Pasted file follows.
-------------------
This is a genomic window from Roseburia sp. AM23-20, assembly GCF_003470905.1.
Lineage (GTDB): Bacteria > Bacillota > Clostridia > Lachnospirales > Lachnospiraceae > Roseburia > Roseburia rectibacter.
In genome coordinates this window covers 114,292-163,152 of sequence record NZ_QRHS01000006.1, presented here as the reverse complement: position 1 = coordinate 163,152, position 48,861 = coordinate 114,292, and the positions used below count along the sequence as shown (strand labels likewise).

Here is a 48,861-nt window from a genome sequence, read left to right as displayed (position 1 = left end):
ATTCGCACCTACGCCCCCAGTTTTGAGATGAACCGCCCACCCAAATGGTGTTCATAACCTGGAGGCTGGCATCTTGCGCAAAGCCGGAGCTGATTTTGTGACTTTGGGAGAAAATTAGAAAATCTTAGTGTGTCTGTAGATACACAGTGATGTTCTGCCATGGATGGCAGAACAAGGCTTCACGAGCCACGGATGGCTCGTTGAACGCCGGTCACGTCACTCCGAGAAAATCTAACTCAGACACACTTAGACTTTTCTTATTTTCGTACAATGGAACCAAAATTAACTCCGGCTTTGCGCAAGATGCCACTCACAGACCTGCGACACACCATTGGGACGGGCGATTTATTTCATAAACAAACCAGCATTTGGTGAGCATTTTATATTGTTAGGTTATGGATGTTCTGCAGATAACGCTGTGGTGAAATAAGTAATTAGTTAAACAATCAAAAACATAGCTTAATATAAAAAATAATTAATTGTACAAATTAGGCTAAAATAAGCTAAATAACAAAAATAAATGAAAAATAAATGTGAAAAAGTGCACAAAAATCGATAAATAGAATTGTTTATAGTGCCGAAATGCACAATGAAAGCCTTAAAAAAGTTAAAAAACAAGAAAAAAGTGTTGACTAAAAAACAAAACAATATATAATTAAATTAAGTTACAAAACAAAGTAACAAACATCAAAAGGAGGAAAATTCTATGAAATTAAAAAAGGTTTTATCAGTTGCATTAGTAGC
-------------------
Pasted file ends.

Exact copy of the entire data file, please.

This is a genomic window from Roseburia sp. AM23-20, assembly GCF_003470905.1.
Lineage (GTDB): Bacteria > Bacillota > Clostridia > Lachnospirales > Lachnospiraceae > Roseburia > Roseburia rectibacter.
In genome coordinates this window covers 114,292-163,152 of sequence record NZ_QRHS01000006.1, presented here as the reverse complement: position 1 = coordinate 163,152, position 48,861 = coordinate 114,292, and the positions used below count along the sequence as shown (strand labels likewise).

Here is a 48,861-nt window from a genome sequence, read left to right as displayed (position 1 = left end):
ATTCGCACCTACGCCCCCAGTTTTGAGATGAACCGCCCACCCAAATGGTGTTCATAACCTGGAGGCTGGCATCTTGCGCAAAGCCGGAGCTGATTTTGTGACTTTGGGAGAAAATTAGAAAATCTTAGTGTGTCTGTAGATACACAGTGATGTTCTGCCATGGATGGCAGAACAAGGCTTCACGAGCCACGGATGGCTCGTTGAACGCCGGTCACGTCACTCCGAGAAAATCTAACTCAGACACACTTAGACTTTTCTTATTTTCGTACAATGGAACCAAAATTAACTCCGGCTTTGCGCAAGATGCCACTCACAGACCTGCGACACACCATTGGGACGGGCGATTTATTTCATAAACAAACCAGCATTTGGTGAGCATTTTATATTGTTAGGTTATGGATGTTCTGCAGATAACGCTGTGGTGAAATAAGTAATTAGTTAAACAATCAAAAACATAGCTTAATATAAAAAATAATTAATTGTACAAATTAGGCTAAAATAAGCTAAATAACAAAAATAAATGAAAAATAAATGTGAAAAAGTGCACAAAAATCGATAAATAGAATTGTTTATAGTGCCGAAATGCACAATGAAAGCCTTAAAAAAGTTAAAAAACAAGAAAAAAGTGTTGACTAAAAAACAAAACAATATATAATTAAATTAAGTTACAAAACAAAGTAACAAACATCAAAAGGAGGAAAATTCTATGAAATTAAAAAAGGTTTTATCAGTTGCATTAGTAGC